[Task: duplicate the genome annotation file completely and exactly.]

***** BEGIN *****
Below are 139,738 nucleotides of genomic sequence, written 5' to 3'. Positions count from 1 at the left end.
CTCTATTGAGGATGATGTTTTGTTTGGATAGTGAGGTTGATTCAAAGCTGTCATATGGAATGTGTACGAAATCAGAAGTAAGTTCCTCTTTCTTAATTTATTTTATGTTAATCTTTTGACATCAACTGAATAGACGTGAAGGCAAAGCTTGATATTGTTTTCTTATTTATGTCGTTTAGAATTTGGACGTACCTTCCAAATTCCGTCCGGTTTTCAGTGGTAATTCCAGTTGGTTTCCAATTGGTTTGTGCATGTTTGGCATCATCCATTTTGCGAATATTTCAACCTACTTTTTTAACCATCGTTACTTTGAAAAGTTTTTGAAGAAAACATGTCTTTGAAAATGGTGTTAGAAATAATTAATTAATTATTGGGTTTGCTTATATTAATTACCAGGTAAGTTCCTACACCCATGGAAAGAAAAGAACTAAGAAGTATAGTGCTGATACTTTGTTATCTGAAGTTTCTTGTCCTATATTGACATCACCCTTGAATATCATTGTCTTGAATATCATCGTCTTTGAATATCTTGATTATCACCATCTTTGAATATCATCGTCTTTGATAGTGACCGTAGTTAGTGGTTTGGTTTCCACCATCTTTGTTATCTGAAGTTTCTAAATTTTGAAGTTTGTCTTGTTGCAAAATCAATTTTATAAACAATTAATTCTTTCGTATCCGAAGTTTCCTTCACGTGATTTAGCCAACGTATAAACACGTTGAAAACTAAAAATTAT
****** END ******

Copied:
Below are 139,738 nucleotides of genomic sequence, written 5' to 3'. Positions count from 1 at the left end.
CTCTATTGAGGATGATGTTTTGTTTGGATAGTGAGGTTGATTCAAAGCTGTCATATGGAATGTGTACGAAATCAGAAGTAAGTTCCTCTTTCTTAATTTATTTTATGTTAATCTTTTGACATCAACTGAATAGACGTGAAGGCAAAGCTTGATATTGTTTTCTTATTTATGTCGTTTAGAATTTGGACGTACCTTCCAAATTCCGTCCGGTTTTCAGTGGTAATTCCAGTTGGTTTCCAATTGGTTTGTGCATGTTTGGCATCATCCATTTTGCGAATATTTCAACCTACTTTTTTAACCATCGTTACTTTGAAAAGTTTTTGAAGAAAACATGTCTTTGAAAATGGTGTTAGAAATAATTAATTAATTATTGGGTTTGCTTATATTAATTACCAGGTAAGTTCCTACACCCATGGAAAGAAAAGAACTAAGAAGTATAGTGCTGATACTTTGTTATCTGAAGTTTCTTGTCCTATATTGACATCACCCTTGAATATCATTGTCTTGAATATCATCGTCTTTGAATATCTTGATTATCACCATCTTTGAATATCATCGTCTTTGATAGTGACCGTAGTTAGTGGTTTGGTTTCCACCATCTTTGTTATCTGAAGTTTCTAAATTTTGAAGTTTGTCTTGTTGCAAAATCAATTTTATAAACAATTAATTCTTTCGTATCCGAAGTTTCCTTCACGTGATTTAGCCAACGTATAAACACGTTGAAAACTAAAAATTAT